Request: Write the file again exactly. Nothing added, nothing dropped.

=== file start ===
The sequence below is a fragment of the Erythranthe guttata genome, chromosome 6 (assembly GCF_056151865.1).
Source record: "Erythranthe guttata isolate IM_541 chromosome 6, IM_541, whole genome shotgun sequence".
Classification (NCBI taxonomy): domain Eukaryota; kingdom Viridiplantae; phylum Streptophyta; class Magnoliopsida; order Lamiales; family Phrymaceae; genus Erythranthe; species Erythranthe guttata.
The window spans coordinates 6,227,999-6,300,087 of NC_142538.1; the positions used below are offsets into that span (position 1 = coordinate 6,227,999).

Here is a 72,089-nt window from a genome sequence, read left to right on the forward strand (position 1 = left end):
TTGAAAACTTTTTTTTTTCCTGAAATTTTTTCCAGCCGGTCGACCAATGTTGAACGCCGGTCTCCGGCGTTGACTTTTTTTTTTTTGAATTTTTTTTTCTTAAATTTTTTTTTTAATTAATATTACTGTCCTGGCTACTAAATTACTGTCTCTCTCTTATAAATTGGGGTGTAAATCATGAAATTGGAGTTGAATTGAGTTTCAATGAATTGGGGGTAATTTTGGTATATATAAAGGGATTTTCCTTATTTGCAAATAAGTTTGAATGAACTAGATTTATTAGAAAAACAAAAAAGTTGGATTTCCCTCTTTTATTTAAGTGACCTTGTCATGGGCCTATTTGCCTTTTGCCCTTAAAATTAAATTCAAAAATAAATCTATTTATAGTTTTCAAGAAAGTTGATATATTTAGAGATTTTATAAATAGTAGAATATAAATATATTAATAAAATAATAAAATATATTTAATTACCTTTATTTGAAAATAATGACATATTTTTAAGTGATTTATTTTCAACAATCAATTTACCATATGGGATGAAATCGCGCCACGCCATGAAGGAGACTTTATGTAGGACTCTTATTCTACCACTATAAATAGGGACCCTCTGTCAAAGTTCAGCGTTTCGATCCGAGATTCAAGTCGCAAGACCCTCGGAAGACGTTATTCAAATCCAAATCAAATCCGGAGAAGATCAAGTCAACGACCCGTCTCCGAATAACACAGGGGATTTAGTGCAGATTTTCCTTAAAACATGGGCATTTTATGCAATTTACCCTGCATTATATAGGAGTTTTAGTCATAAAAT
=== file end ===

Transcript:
The sequence below is a fragment of the Erythranthe guttata genome, chromosome 6 (assembly GCF_056151865.1).
Source record: "Erythranthe guttata isolate IM_541 chromosome 6, IM_541, whole genome shotgun sequence".
Classification (NCBI taxonomy): domain Eukaryota; kingdom Viridiplantae; phylum Streptophyta; class Magnoliopsida; order Lamiales; family Phrymaceae; genus Erythranthe; species Erythranthe guttata.
The window spans coordinates 6,227,999-6,300,087 of NC_142538.1; the positions used below are offsets into that span (position 1 = coordinate 6,227,999).

Here is a 72,089-nt window from a genome sequence, read left to right on the forward strand (position 1 = left end):
TTGAAAACTTTTTTTTTTCCTGAAATTTTTTCCAGCCGGTCGACCAATGTTGAACGCCGGTCTCCGGCGTTGACTTTTTTTTTTTTGAATTTTTTTTTCTTAAATTTTTTTTTTAATTAATATTACTGTCCTGGCTACTAAATTACTGTCTCTCTCTTATAAATTGGGGTGTAAATCATGAAATTGGAGTTGAATTGAGTTTCAATGAATTGGGGGTAATTTTGGTATATATAAAGGGATTTTCCTTATTTGCAAATAAGTTTGAATGAACTAGATTTATTAGAAAAACAAAAAAGTTGGATTTCCCTCTTTTATTTAAGTGACCTTGTCATGGGCCTATTTGCCTTTTGCCCTTAAAATTAAATTCAAAAATAAATCTATTTATAGTTTTCAAGAAAGTTGATATATTTAGAGATTTTATAAATAGTAGAATATAAATATATTAATAAAATAATAAAATATATTTAATTACCTTTATTTGAAAATAATGACATATTTTTAAGTGATTTATTTTCAACAATCAATTTACCATATGGGATGAAATCGCGCCACGCCATGAAGGAGACTTTATGTAGGACTCTTATTCTACCACTATAAATAGGGACCCTCTGTCAAAGTTCAGCGTTTCGATCCGAGATTCAAGTCGCAAGACCCTCGGAAGACGTTATTCAAATCCAAATCAAATCCGGAGAAGATCAAGTCAACGACCCGTCTCCGAATAACACAGGGGATTTAGTGCAGATTTTCCTTAAAACATGGGCATTTTATGCAATTTACCCTGCATTATATAGGAGTTTTAGTCATAAAAT